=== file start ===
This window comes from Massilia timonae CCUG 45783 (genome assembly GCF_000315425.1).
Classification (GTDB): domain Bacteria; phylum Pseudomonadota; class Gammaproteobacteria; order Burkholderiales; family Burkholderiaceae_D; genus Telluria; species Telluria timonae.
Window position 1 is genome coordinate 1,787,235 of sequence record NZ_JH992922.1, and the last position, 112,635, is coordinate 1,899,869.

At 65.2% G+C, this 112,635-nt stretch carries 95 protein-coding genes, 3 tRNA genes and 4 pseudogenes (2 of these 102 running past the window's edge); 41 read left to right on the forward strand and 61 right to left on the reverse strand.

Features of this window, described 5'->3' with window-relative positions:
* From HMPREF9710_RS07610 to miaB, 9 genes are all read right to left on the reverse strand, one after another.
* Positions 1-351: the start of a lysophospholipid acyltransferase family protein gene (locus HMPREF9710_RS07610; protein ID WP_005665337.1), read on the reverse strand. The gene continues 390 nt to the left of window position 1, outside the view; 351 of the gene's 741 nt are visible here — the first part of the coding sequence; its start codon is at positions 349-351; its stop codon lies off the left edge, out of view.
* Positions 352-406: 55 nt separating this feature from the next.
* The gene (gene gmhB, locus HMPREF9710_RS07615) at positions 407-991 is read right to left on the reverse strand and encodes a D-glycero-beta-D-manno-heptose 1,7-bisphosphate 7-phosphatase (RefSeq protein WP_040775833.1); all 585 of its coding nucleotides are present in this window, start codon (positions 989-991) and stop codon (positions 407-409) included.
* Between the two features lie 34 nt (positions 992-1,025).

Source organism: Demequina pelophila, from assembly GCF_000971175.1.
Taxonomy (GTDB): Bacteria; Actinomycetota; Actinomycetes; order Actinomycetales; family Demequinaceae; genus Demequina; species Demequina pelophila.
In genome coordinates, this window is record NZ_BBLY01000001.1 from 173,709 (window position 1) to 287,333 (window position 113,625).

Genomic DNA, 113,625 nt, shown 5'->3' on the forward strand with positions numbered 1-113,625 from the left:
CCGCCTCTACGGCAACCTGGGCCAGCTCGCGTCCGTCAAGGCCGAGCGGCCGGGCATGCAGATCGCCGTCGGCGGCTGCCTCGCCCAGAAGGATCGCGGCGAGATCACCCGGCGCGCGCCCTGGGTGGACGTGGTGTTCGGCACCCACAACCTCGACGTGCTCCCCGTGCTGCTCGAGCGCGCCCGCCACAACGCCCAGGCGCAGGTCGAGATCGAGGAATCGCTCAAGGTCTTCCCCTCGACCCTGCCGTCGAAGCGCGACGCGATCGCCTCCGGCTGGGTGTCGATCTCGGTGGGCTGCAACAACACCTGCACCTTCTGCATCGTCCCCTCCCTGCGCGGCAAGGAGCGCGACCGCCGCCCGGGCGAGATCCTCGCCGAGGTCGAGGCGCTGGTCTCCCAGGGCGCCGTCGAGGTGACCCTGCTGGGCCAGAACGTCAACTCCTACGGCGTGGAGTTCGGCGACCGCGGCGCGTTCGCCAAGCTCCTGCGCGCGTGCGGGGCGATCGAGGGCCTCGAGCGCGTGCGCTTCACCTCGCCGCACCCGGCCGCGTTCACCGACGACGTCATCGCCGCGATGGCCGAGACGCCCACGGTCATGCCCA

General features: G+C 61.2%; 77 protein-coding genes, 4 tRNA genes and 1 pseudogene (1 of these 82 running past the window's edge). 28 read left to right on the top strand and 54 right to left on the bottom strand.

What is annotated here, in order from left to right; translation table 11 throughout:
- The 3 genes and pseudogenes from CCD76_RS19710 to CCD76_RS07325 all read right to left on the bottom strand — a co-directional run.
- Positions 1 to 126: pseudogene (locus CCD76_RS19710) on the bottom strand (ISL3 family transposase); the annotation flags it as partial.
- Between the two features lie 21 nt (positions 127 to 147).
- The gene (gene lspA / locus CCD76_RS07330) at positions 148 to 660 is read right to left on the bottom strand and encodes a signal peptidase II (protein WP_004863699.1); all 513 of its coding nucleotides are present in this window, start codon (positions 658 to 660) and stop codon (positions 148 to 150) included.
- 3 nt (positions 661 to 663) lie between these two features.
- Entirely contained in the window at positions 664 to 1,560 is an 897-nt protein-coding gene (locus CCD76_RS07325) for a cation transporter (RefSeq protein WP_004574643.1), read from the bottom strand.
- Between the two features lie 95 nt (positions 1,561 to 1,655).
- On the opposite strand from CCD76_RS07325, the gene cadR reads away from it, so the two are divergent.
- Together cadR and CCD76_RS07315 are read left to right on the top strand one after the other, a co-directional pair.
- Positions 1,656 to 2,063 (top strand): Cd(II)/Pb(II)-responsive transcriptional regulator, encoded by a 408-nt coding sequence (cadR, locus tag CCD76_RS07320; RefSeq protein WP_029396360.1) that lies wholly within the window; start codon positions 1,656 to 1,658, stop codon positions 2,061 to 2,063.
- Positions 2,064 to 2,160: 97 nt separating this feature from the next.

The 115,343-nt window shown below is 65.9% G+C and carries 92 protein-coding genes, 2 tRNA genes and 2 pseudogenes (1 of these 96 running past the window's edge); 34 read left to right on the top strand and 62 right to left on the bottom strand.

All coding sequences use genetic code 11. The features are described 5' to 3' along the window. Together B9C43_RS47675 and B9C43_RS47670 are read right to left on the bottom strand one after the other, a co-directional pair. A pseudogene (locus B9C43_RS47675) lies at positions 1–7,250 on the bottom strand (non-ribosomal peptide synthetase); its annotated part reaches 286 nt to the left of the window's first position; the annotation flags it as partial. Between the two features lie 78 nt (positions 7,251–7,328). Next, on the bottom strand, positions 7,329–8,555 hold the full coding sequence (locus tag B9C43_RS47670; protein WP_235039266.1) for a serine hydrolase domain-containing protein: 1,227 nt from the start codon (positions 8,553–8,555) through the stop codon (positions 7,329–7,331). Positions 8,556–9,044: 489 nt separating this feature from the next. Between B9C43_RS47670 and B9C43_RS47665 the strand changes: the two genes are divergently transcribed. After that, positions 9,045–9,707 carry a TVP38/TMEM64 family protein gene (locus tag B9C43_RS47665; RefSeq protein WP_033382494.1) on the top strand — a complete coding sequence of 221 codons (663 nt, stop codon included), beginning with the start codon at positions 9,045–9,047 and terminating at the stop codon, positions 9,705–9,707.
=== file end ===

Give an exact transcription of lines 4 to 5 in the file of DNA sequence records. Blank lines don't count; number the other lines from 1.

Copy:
At 65.2% G+C, this 112,635-nt stretch carries 95 protein-coding genes, 3 tRNA genes and 4 pseudogenes (2 of these 102 running past the window's edge); 41 read left to right on the forward strand and 61 right to left on the reverse strand.

Features of this window, described 5'->3' with window-relative positions: